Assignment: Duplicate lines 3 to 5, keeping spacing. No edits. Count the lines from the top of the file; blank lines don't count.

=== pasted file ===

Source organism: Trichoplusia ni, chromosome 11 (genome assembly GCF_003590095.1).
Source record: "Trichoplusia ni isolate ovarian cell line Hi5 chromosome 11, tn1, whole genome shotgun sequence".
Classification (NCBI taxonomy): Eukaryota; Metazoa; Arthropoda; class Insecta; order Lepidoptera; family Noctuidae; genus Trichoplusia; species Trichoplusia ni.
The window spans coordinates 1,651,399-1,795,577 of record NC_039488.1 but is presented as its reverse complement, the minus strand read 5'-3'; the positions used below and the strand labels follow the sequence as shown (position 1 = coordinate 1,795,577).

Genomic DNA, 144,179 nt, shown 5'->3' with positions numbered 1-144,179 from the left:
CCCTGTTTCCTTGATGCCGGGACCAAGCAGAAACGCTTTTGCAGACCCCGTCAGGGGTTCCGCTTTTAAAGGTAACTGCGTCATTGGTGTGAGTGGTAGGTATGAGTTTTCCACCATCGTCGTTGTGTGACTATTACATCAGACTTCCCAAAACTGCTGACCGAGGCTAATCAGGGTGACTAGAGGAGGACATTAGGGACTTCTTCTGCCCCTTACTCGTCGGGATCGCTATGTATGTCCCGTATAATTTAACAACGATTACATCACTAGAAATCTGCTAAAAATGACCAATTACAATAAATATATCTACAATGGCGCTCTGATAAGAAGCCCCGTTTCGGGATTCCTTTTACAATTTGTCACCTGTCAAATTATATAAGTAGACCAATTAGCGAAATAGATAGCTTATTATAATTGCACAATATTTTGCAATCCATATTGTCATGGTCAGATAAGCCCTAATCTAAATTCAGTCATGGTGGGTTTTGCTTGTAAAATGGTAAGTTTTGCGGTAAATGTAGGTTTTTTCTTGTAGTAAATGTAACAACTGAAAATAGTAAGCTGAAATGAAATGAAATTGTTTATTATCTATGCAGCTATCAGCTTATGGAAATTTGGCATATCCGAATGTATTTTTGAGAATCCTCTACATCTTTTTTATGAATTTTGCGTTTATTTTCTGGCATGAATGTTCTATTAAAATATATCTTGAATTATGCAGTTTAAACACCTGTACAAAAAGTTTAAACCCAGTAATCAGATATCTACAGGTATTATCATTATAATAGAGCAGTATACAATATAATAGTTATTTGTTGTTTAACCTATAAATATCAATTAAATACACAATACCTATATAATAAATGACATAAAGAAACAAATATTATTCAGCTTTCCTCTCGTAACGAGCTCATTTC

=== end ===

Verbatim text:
Classification (NCBI taxonomy): Eukaryota; Metazoa; Arthropoda; class Insecta; order Lepidoptera; family Noctuidae; genus Trichoplusia; species Trichoplusia ni.
The window spans coordinates 1,651,399-1,795,577 of record NC_039488.1 but is presented as its reverse complement, the minus strand read 5'-3'; the positions used below and the strand labels follow the sequence as shown (position 1 = coordinate 1,795,577).

Genomic DNA, 144,179 nt, shown 5'->3' with positions numbered 1-144,179 from the left: